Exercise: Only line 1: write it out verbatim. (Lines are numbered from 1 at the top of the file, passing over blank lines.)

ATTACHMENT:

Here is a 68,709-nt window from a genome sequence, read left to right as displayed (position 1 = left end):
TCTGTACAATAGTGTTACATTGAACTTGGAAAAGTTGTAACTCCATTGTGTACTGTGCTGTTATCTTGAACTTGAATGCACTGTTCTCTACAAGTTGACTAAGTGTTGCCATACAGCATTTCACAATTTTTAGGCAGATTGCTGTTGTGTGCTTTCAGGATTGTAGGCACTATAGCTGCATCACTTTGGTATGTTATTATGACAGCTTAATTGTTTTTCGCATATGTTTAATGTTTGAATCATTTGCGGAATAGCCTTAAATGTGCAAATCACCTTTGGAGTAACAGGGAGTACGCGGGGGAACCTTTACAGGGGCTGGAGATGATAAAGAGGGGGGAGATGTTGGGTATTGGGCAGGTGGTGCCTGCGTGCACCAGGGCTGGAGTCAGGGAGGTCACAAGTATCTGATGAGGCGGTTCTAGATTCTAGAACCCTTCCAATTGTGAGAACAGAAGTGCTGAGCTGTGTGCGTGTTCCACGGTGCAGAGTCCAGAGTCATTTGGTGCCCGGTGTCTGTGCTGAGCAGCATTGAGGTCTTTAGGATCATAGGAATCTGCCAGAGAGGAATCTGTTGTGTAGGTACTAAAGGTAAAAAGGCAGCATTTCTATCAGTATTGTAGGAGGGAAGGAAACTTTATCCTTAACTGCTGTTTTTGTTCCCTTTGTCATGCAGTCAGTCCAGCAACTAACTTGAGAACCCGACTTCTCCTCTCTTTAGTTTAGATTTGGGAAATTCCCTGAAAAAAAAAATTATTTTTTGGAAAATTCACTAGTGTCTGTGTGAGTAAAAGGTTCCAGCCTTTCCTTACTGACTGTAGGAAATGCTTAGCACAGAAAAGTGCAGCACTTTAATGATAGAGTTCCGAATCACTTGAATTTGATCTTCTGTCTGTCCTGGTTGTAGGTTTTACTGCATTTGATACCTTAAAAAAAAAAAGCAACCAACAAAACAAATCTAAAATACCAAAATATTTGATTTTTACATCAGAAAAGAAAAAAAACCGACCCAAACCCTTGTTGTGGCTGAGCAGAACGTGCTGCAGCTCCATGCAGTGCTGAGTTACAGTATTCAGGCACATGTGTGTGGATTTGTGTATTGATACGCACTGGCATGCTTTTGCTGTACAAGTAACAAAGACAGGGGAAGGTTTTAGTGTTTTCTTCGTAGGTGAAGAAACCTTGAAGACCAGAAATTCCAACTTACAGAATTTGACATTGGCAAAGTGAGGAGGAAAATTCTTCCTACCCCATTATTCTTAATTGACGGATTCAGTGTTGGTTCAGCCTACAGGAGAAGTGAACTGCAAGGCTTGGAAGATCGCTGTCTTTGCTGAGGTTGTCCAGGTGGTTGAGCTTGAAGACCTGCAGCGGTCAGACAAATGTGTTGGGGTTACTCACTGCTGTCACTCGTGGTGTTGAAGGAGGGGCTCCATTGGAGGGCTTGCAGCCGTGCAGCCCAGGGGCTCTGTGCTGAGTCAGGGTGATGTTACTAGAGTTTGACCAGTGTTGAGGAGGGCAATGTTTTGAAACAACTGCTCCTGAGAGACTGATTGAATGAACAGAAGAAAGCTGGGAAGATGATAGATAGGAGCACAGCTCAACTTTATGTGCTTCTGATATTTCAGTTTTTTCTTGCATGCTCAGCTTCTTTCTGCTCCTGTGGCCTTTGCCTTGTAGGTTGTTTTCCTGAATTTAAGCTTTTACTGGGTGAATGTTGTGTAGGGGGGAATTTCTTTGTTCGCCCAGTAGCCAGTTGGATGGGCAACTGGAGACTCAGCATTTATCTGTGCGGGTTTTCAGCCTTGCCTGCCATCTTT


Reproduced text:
Here is a 68,709-nt window from a genome sequence, read left to right as displayed (position 1 = left end):